Mario Marcial from San Jose spoke about violence prevention tactics that could be implemented in Long Beach. Photo by Charles Snyder

North Long Beach was balmy at best, with little breeze slightly felt on the sweltering brows of concerned Long Beach residents in the Jordan High School cafeteria this past Saturday. The citywide gathering was hosted by Tracy Colunga of Long Beach Development Services and is the third in a series of four neighborhood discussions in which city leaders and residents discuss issues and solutions that will then be incorporated into the Long Beach Violence Prevention Plan. 

With increases in property crime, fears of more crime due to realignment and scores of teens now on summer break, the meeting came at an opportune time. And in addition to being a meeting for the LBVPP, Saturday’s gathering was also the kick-off for a joint effort called Be S.A.F.E. (Summer Activities in a Friendly Environment) Long Beach, a week centered on programs for the youth and community awareness in the 8th and 9th districts.

Tracy Colunga, the Neighborhood Coordinator for the City’s Department of Development Services, gave an in-depth presentation detailing the inner gears of Long Beach Violence Prevention Plan. The LBVPP’s main focus is preventing violent crime in the home, community and schools as well as providing resources for the victimized.
Colunga, who is also a professor at her alma mater UCLA, gave the floor over to four groups of master’s students from UCLA’s school of social work. The UCLA students provided a three-pronged presentation on their study, “90805 Violence Prevention,” for which they spent significant time in North Long Beach, talking with residents, city officials and organizations.


Be S.A.F.E. Long Beach is a joint effort of councilmembers Al Austin (left) and Steve Neal. Photo by Charles Snyder.

The students’ presentations focus was on bullying in the schools, spousal abuse and human trafficking. Several of these issues have become a hot bed in recent years—especially human trafficking and prostitution in North Long Beach. According to the students’ stats, 48% of all human trafficking happening throughout South Los Angeles County is found in Long Beach. In addition, Los Angeles County has only 21 agency options servicing those who have been victimized by human trafficking; Long Beach has four, none of which are on the northside.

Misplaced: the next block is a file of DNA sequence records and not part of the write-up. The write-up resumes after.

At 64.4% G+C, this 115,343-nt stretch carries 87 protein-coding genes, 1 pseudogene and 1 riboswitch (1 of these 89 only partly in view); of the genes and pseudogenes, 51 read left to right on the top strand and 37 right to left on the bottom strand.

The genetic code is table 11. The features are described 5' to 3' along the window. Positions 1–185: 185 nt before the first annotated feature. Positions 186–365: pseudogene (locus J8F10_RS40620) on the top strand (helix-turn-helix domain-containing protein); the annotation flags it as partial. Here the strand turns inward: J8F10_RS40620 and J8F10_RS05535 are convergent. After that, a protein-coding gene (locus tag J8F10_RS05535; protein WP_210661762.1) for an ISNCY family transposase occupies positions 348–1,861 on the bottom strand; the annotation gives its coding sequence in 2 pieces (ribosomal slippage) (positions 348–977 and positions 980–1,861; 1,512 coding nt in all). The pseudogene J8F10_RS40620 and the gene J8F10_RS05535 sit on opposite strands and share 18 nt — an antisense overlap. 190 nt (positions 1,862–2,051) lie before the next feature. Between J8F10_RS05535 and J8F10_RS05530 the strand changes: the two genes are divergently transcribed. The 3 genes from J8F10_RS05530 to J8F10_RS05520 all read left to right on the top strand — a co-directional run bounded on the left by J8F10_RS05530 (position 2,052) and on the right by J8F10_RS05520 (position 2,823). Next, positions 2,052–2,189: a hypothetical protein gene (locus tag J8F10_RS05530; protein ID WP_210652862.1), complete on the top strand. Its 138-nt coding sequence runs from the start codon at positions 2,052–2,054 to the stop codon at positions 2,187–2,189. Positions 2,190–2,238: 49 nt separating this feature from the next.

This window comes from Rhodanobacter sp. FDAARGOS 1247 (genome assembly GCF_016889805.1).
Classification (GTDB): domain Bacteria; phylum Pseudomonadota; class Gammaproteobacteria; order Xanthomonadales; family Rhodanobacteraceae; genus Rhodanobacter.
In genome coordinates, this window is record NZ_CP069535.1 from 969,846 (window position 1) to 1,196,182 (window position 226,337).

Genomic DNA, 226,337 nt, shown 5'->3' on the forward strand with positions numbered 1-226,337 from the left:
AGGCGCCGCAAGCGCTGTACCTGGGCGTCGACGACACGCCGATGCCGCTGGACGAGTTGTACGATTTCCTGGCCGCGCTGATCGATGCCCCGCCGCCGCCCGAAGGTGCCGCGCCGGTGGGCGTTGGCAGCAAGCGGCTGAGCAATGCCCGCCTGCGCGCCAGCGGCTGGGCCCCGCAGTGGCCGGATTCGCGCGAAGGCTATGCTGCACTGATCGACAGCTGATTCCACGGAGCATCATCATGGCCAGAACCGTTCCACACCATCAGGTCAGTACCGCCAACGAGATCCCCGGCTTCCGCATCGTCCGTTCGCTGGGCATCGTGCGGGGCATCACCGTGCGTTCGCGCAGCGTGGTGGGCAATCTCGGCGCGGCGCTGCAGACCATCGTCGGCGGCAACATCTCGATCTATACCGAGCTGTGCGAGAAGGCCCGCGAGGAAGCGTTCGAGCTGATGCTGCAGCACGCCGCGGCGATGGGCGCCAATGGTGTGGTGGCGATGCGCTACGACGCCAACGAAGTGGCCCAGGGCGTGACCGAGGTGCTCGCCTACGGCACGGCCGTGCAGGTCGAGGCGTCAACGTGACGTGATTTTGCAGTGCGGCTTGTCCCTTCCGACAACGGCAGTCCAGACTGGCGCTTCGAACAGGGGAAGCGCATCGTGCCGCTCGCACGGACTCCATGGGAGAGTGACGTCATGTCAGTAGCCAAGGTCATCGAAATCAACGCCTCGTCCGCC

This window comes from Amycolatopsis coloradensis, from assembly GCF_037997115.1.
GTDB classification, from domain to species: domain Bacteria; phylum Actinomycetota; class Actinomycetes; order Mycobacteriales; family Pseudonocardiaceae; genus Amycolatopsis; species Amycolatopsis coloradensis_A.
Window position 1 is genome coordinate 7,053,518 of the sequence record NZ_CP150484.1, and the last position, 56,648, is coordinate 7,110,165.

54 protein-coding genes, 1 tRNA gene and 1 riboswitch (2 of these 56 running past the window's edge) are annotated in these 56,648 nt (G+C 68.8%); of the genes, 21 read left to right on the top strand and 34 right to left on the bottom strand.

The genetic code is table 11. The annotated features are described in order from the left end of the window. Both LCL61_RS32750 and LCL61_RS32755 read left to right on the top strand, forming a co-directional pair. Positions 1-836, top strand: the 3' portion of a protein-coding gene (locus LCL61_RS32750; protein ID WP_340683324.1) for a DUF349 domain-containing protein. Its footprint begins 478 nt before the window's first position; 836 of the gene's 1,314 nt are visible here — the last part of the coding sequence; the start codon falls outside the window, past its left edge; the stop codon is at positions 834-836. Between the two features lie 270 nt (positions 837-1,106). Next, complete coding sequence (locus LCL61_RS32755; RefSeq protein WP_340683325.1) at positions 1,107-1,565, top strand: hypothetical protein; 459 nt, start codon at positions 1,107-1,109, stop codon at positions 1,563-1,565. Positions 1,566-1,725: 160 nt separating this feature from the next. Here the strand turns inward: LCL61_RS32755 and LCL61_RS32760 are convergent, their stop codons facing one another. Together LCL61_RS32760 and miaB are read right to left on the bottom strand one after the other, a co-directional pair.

Colunga also brought in two out-of-town consultants–whose towns have a similar population and diversity as Long Beach–for discussion and group break-out sessions which proved to be effective for participants.

Subjects talked about in these break-out sessions included gang violence, bullying, police brutality, domestic violence, abuse, even structural racism. Mario Marcial, a community-building and conflict-resolution consultant from San Jose, commented on Long Beach’s political and grassroots cohesion.

“Many times partnerships evaporate in city hall hallways,” he said, noting that Long Beach can be a shining example of community organization through the ownership of Long Beach’s neighborhoods from City Hall to the corner.

It’s going to take a critical mass movement from Long Beach residents and city officials meeting each other half way to effectively induce change and to break down perceptions, especially in communities like North Long Beach. And programs like the Long Beach Violence Prevention Plan and Be S.A.F.E. Long Beach attempt to do just that. 

Upcoming events for Be S.A.F.E. Week:

Brighter Future Peace Jam | Friday, June 7, 5PM | Houghton Park, 6301 Myrtle Ave.

Citywide Gun Buy Back | Saturday, June 8, 10AM | LBPD Sub-station, 4891 N. Atlantic Blvd.

2nd Sundays: In the Village | Sunday, June 9, 1PM to 4PM | Long Beach Blvd. at Market St.

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